Garth Brooks, Trisha Yearwood postpone Facebook concert, are quarantining after possible COVID-19 exposure – Fox News

Garth Brooks and Trisha Yearwood have pushed back their upcoming Facebook concert “out of an abundance of caution” after potentially being exposed to the novel coronavirus, according to a statement posted on the couple’s social media accounts on Monday.

The concert was set for Tuesday. Meanwhile, the statement also notes that Brooks’ “Inside Studio G” shows will also be postponed for two weeks.

“While Garth and Trisha are fine, the Garth/Trisha camp has possibly been exposed to the Covid-19 virus,” the statement adds. “To be smart about this, they are all quarantining for 2 weeks and thank everyone for their concern.-Team Garth & TeamTY.”

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This isn’t the first at-home concert the country stars have delighted fans with since the coronavirus outbreak. In April, the pair performed a special that aired on CBS right from their very own recording space known as Studio G.

The singers melted America’s hearts with Brooks performing his hit “When You Come Back to Me Again.” Brooks, 58, and Yearwood, 55, were also praised for their renditions of Fleetwood Mac’s “Landslide” and Lady Gaga and Bradley Cooper’s “Shallow” from “A Star is Born.”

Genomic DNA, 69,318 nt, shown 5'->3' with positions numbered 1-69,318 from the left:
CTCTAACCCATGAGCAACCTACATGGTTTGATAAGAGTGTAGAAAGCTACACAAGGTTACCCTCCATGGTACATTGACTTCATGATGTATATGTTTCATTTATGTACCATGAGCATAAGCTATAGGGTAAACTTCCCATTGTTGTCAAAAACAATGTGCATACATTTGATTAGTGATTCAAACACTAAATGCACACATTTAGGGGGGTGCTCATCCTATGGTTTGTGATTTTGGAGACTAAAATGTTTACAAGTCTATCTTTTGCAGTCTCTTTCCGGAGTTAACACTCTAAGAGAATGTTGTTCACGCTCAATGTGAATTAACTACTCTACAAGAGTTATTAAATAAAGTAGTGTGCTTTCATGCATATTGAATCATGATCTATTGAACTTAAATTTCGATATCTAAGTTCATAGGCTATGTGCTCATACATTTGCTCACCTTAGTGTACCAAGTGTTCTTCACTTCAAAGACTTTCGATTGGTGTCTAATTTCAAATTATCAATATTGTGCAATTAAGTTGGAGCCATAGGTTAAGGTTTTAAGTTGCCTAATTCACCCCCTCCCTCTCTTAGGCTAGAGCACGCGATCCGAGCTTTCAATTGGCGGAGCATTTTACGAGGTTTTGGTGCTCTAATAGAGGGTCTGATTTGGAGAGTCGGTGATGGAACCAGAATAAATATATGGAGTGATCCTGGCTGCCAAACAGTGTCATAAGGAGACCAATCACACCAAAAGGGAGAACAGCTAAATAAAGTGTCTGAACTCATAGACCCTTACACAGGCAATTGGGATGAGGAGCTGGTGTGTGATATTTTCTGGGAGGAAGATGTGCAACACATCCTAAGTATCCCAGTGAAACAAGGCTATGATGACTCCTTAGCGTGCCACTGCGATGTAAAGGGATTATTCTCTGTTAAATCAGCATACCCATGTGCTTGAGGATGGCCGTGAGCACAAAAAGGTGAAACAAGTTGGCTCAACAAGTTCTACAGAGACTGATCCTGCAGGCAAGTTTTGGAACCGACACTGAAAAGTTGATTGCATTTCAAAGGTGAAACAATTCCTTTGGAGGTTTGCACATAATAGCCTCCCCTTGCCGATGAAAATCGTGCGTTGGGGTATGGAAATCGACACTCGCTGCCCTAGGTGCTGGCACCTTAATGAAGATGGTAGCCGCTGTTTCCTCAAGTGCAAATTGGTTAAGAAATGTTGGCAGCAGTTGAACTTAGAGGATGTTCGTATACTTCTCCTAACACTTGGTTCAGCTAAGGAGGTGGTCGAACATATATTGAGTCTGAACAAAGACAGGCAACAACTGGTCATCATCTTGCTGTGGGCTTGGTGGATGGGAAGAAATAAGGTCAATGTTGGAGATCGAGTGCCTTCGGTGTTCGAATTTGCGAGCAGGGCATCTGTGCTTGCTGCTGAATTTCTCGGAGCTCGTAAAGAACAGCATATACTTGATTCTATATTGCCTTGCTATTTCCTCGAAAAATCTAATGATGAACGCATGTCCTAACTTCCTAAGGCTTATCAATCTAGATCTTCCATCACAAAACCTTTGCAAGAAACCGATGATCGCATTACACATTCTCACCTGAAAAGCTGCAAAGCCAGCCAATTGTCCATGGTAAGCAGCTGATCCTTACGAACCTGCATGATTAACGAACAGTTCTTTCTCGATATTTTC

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Brooks and Yearwood’s one-hour concert succeeded the married couple’s at-home performances they first streamed on Facebook back in March.

FILE - Trisha Yearwood and Garth Brooks attend the George H.W. Bush Points of Light Awards Gala at the Intrepid Sea, Air & Space Museum on Thursday, Sept. 26, 2019, in New York. 

FILE – Trisha Yearwood and Garth Brooks attend the George H.W. Bush Points of Light Awards Gala at the Intrepid Sea, Air & Space Museum on Thursday, Sept. 26, 2019, in New York. 
(Charles Sykes/Invision/AP, File)

And just last month,  Brooks announced that he will host a concert event at 300 drive-in theaters across America beginning June 27.

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“I am so excited to get to play again,” he said in a statement at the time. “This drive-in concert allows us all to get back to playing live music without the uncertainty of what would be the result to us as a community. This is old school, new school, and perfect for the time we are in.”

Fox News’ Melissa Roberto and The Associated Press contributed to this report